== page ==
Media roundup: Russian media turned its attention to warning signs of intensifying military activity in Eastern Ukraine. Developments in Greece and the Korean peninsula also made headlines.
Tensions have been constantly rising in southeast Ukraine for the last few weeks. Photo: RIA Novosti
Last week, the Russian media focused on the potential implications of rising tensions in Ukraine as well as the unexpected resignation of influential Kremlin insider Vladimir Yakunin as head of Russian Railways. Greek Prime Minister Alexis Tsipras also caused a stir in Russian media circles last week by his resignation, as did new tensions on the Korean peninsula.
Escalation in Eastern Ukraine
Tensions have been constantly rising in southeast Ukraine for the last few weeks and both gunfire and provocations have been observed by both parties. Last week the situation deteriorated even further. Both sides are expecting provocations on the eve of Ukraine’s Independence Day on August 24, with both simultaneously increasing forces on the frontlines.
Kommersant analyzed the speech delivered by Ukrainian President Petro Poroshenko to Ukrainian soldiers in Kharkov, pointing out Poroshenko’s preparedness to escalate the conflict. The newspaper believes that it was specifically Poroshenko who insisted on the new Normandy Format negotiations without the participation of Russian President Vladimir Putin to prepare European intermediaries for a possible increase in military activities. Any military escalation, of course, would impact the implementation of the Minsk Agreements.
Opposition-minded Novaya Gazeta is also anticipating a new round of military conflict. The media outlet believes that such an escalation is clear from both sides’ rhetoric and offers several scenarios for how the situation would develop. It also points out that neither side has a complete advantage. Escalation is inevitable, but its extent will depend on the progress of political negotiation efforts.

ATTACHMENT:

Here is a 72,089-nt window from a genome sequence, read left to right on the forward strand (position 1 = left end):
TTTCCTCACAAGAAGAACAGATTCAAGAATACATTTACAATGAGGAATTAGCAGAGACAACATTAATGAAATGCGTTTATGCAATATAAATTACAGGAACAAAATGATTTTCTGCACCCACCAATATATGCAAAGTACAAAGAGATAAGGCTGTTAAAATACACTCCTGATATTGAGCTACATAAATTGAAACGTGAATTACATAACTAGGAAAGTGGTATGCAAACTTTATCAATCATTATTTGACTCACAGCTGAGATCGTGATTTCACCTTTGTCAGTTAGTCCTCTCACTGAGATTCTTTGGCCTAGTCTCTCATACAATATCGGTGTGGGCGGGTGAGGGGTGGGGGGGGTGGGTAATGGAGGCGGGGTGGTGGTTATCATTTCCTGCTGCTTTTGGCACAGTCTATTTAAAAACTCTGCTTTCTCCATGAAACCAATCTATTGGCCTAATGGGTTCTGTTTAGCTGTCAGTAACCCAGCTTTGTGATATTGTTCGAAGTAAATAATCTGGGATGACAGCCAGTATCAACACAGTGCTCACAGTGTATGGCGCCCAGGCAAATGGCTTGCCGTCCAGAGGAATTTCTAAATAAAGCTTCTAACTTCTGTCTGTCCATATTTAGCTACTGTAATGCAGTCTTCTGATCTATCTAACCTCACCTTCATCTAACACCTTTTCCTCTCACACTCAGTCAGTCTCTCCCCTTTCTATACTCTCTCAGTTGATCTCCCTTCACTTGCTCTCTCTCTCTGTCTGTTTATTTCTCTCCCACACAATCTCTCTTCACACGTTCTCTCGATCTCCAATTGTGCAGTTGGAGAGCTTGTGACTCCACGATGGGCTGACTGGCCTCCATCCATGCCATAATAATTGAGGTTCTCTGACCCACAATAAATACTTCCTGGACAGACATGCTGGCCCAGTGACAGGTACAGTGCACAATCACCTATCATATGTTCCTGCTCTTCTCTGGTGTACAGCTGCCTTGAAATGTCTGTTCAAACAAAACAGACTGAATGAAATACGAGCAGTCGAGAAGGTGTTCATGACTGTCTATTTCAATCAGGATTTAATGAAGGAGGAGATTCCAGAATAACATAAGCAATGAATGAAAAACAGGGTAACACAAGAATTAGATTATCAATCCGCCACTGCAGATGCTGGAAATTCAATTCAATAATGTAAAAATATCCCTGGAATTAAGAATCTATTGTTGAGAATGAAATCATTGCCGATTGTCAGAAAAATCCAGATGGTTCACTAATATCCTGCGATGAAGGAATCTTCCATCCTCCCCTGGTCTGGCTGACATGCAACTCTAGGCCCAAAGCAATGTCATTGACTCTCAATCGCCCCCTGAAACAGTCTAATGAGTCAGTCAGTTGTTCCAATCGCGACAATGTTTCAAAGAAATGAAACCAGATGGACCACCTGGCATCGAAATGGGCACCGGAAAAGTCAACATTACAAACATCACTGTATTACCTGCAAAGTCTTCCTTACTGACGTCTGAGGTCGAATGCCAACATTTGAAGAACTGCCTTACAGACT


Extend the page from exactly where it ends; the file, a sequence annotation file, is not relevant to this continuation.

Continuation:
Pro-government Rossiyskaya Gazeta, citing reports from militia headquarters, provided details about Ukrainian military plans to undertake a large-scale assault with the aim of surrounding Donetsk and Luhansk. The newspaper also mentions the number of military equipment Ukrainian forces have concentrated on the borders of the Donetsk People’s Republic (DPR).
Yakunin’s resignation from Russian Railways
Last week, Vladimir Yakunin resigned from his position as the director of one of Russia’s largest monopolies, Russian Railways, which practically controls 100 percent of railway transportation in the country. Russian media are certain that such an important decision could not be taken without the knowledge of the president, who has always been well disposed towards Yakunin.
Recommended: "The unraveling of crony capitalism in Russia?"
Is this the start of a massive restructuring within Russia’s elite? This is the question journalists are asking. Opposition Novaya Gazeta believes that Putin is sending the Russian elite a very clear message that, in times of crisis and a decline in incomes within the country, loyalty to the president takes second place to economic efficiency.